3. I most certainly was not equally yoked in my marriage. I can attest to the hardships it creates. In many ways we got along and worked well together as a team, but our moral values were never aligned. We met when we were young and spent 17 years trying to make something work that probably never would have due to those core, moral values being so different. I still deeply love that man, though the relationship was very emotionally unhealthy. I am still, one year later, working on recovering from the emotional wounds of deception, habitual unfaithfulness, and out right discarding. Choosing a partner who you are equally yoked with doesn’t mean problems won’t arise or that you won’t face hardships, but if you both follow the same “road map,” I believe you have a greater chance at finding joy and peace in your marriage. God didn’t call us to happiness but to Holiness. Now, I am taking this time to figure out who I am in Jesus. I was so very young when I feel in love with the only man I have ever known. I didn’t grow into an adult without that man shaping a very large part of who I was. Now, I need to become the person God intended for me to be.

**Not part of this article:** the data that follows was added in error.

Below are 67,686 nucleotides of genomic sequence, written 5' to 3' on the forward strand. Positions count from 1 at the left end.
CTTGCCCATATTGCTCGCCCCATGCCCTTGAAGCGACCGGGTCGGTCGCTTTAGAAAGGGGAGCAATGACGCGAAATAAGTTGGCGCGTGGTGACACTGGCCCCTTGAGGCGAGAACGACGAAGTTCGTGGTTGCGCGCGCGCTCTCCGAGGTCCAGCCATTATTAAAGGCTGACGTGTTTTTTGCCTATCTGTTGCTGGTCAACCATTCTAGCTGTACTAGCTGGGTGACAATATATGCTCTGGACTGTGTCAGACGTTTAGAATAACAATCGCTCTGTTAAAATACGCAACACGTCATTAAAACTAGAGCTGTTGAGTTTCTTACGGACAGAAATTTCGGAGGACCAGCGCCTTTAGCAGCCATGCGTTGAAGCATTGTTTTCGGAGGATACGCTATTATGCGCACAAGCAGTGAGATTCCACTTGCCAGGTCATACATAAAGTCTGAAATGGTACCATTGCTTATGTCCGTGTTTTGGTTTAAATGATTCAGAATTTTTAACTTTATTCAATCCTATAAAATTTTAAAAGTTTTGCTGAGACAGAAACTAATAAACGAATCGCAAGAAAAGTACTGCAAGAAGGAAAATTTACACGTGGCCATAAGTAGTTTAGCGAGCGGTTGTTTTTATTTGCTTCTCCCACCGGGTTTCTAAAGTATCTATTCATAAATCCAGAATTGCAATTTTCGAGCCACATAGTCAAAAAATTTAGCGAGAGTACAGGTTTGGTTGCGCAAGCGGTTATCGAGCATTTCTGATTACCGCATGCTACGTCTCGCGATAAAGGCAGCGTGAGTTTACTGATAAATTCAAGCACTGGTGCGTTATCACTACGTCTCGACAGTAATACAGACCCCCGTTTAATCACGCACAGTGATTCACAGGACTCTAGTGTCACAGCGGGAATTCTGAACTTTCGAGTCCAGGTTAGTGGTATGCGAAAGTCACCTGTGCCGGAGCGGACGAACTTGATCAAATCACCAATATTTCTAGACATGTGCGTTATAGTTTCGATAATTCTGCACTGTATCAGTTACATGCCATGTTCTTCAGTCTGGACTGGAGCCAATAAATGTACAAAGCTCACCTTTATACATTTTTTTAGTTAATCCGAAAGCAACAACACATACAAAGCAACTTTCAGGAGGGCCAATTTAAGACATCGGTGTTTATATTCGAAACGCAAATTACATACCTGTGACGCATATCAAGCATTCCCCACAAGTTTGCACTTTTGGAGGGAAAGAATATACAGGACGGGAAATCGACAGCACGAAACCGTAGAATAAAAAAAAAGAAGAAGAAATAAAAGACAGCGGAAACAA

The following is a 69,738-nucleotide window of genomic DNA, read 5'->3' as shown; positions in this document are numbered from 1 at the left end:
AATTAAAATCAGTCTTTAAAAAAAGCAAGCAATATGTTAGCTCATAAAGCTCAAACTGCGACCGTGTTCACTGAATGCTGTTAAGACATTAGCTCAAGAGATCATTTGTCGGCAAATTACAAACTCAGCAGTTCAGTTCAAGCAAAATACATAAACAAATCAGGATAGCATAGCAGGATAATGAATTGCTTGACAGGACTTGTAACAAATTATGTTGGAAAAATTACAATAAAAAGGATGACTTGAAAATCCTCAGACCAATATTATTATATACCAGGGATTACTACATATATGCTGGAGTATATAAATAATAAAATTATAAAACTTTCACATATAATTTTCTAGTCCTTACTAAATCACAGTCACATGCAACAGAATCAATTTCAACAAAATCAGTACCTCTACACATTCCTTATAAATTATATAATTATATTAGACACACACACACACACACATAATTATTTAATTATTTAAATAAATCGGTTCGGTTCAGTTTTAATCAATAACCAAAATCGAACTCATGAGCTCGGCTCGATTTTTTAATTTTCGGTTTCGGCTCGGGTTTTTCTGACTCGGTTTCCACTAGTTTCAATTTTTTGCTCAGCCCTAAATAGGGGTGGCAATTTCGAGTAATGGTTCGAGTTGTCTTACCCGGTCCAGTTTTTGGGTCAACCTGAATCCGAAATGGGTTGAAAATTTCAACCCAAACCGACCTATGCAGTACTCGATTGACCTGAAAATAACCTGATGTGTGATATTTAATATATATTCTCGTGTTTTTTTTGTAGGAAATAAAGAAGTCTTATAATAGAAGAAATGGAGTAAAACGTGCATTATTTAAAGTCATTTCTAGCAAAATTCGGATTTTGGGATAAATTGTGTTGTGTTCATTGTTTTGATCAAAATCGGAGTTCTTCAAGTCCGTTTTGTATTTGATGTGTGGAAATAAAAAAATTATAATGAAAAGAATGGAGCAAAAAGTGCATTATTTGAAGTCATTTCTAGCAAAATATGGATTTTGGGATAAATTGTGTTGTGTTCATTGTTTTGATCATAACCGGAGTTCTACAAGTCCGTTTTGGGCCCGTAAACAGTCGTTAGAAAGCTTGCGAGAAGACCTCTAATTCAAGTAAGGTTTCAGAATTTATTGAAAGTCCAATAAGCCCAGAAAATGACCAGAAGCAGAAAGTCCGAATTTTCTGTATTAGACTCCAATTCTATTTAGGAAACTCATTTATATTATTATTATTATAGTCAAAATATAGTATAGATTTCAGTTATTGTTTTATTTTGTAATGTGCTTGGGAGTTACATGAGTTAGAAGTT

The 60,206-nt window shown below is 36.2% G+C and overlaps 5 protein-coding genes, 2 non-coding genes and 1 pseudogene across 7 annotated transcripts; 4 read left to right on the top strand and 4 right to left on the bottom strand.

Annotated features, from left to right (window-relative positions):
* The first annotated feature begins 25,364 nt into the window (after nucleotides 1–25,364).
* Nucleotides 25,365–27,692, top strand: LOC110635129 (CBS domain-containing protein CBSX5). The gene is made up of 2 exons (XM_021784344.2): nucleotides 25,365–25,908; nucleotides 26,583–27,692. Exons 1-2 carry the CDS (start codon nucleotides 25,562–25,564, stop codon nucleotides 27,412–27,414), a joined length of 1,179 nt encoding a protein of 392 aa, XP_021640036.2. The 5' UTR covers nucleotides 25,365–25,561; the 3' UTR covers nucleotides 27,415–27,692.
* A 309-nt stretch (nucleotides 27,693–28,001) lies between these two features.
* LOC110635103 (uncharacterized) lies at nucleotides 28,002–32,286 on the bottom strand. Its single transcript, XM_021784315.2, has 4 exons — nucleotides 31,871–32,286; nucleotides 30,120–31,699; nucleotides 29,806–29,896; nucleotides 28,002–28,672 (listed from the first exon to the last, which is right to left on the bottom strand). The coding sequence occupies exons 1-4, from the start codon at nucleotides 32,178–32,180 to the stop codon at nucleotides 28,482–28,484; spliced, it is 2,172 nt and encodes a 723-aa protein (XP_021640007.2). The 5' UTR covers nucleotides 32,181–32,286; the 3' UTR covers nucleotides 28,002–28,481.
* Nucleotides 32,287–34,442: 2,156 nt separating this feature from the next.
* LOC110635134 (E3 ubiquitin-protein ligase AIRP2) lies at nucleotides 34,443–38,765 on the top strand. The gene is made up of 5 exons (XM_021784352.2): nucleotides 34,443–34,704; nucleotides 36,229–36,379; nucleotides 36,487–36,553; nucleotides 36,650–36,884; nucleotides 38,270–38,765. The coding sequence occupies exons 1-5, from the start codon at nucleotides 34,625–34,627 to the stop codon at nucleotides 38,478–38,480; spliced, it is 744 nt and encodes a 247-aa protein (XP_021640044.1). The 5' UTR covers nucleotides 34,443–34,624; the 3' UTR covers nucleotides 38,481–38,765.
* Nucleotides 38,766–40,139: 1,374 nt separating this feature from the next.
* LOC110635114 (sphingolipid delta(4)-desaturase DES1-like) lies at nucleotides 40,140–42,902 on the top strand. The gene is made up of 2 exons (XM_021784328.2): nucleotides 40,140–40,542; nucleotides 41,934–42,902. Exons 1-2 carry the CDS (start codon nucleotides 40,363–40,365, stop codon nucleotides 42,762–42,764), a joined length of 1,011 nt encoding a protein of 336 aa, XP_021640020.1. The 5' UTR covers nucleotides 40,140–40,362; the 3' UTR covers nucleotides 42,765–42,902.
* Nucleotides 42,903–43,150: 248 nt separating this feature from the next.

1. Thank you for sharing your story, Amanda. I pray that God reveals to you your beauty and value and in Him. I will keep you in my prayers!

  4. I just came across this post, which I know is over a year later. I figured maybe I could still comment and maybe my story could help encourage others in similar situations?!?

    To summarize my story without going into a long post, I was raised in a Christ-serving home. I eventually fell away from God and during that time, I married my husband. At that time, we were close and loved spending time together. When we got pregnant, I knew I needed to turn my life around so that my children would see the true example of a Godly mother. I knew that would cause my marriage to be on the rocks. I really had to get to the point where I didn’t care what he thought, because he wasn’t choosing my eternity!
    I knew my life would change, but I had no idea the struggles I’d face and the lessons the Lord would teach me. It took me a while to feel like I was “back on track”, in a sense. But I knew my relationship would need to be a deeper and more personal walk with God than before.
    I felt as though I was a single mom as my husband was either drinking with friends, sleeping off a hangover, or just sleeping all day/watching tv.
    I began resenting him and making comments I shouldn’t have. I didn’t want to be in this marriage, but I continued to reread passages in the Bible regarding divorce, and I couldn’t find any loopholes for my situation. I even told God several times, “I’d much rather be a single mom than to be in a loveless marriage.”